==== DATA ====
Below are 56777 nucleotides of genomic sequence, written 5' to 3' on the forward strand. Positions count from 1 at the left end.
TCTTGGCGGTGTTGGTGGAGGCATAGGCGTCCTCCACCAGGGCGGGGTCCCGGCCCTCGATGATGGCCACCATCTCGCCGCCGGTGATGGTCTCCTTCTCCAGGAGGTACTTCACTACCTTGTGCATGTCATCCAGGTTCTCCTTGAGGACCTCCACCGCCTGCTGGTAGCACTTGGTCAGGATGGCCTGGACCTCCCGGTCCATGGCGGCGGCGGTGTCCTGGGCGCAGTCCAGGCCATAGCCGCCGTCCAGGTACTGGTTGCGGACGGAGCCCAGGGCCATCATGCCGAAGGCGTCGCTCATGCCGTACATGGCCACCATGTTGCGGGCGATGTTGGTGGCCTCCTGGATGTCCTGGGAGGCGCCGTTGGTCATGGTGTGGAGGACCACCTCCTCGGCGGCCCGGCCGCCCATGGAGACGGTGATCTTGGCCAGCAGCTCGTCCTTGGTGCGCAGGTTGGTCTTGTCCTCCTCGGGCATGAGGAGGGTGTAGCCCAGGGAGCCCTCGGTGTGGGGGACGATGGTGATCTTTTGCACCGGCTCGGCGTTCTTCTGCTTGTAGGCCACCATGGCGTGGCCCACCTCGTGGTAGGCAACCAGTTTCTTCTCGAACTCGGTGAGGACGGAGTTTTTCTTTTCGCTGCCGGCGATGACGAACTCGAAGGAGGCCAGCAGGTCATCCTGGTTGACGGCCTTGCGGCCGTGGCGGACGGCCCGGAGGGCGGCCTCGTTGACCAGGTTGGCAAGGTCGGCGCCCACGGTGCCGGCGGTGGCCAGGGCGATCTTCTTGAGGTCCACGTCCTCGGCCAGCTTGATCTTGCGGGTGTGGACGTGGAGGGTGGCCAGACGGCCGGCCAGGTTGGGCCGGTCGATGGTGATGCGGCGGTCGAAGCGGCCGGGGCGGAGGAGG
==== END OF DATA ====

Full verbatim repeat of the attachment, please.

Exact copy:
Below are 56777 nucleotides of genomic sequence, written 5' to 3' on the forward strand. Positions count from 1 at the left end.
TCTTGGCGGTGTTGGTGGAGGCATAGGCGTCCTCCACCAGGGCGGGGTCCCGGCCCTCGATGATGGCCACCATCTCGCCGCCGGTGATGGTCTCCTTCTCCAGGAGGTACTTCACTACCTTGTGCATGTCATCCAGGTTCTCCTTGAGGACCTCCACCGCCTGCTGGTAGCACTTGGTCAGGATGGCCTGGACCTCCCGGTCCATGGCGGCGGCGGTGTCCTGGGCGCAGTCCAGGCCATAGCCGCCGTCCAGGTACTGGTTGCGGACGGAGCCCAGGGCCATCATGCCGAAGGCGTCGCTCATGCCGTACATGGCCACCATGTTGCGGGCGATGTTGGTGGCCTCCTGGATGTCCTGGGAGGCGCCGTTGGTCATGGTGTGGAGGACCACCTCCTCGGCGGCCCGGCCGCCCATGGAGACGGTGATCTTGGCCAGCAGCTCGTCCTTGGTGCGCAGGTTGGTCTTGTCCTCCTCGGGCATGAGGAGGGTGTAGCCCAGGGAGCCCTCGGTGTGGGGGACGATGGTGATCTTTTGCACCGGCTCGGCGTTCTTCTGCTTGTAGGCCACCATGGCGTGGCCCACCTCGTGGTAGGCAACCAGTTTCTTCTCGAACTCGGTGAGGACGGAGTTTTTCTTTTCGCTGCCGGCGATGACGAACTCGAAGGAGGCCAGCAGGTCATCCTGGTTGACGGCCTTGCGGCCGTGGCGGACGGCCCGGAGGGCGGCCTCGTTGACCAGGTTGGCAAGGTCGGCGCCCACGGTGCCGGCGGTGGCCAGGGCGATCTTCTTGAGGTCCACGTCCTCGGCCAGCTTGATCTTGCGGGTGTGGACGTGGAGGGTGGCCAGACGGCCGGCCAGGTTGGGCCGGTCGATGGTGATGCGGCGGTCGAAGCGGCCGGGGCGGAGGAGG